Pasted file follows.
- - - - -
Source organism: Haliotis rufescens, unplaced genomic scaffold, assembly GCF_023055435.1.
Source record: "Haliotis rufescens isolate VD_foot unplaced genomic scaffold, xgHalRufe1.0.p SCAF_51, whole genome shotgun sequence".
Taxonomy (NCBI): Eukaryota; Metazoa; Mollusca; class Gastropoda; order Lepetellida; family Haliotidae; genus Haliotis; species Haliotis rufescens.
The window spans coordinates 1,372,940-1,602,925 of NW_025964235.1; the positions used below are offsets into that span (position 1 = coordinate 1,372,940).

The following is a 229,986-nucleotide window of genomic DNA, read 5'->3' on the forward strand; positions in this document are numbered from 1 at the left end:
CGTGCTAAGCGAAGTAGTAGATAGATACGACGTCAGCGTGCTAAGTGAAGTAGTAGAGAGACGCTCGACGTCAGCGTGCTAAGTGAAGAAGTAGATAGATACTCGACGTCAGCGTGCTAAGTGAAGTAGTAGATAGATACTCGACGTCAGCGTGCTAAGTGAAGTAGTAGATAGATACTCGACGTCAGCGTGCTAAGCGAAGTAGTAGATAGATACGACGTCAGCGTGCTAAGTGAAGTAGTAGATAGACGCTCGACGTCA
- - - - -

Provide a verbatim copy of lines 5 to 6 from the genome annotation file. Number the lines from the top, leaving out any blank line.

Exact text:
The following is a 229,986-nucleotide window of genomic DNA, read 5'->3' on the forward strand; positions in this document are numbered from 1 at the left end:
CGTGCTAAGCGAAGTAGTAGATAGATACGACGTCAGCGTGCTAAGTGAAGTAGTAGAGAGACGCTCGACGTCAGCGTGCTAAGTGAAGAAGTAGATAGATACTCGACGTCAGCGTGCTAAGTGAAGTAGTAGATAGATACTCGACGTCAGCGTGCTAAGTGAAGTAGTAGATAGATACTCGACGTCAGCGTGCTAAGCGAAGTAGTAGATAGATACGACGTCAGCGTGCTAAGTGAAGTAGTAGATAGACGCTCGACGTCA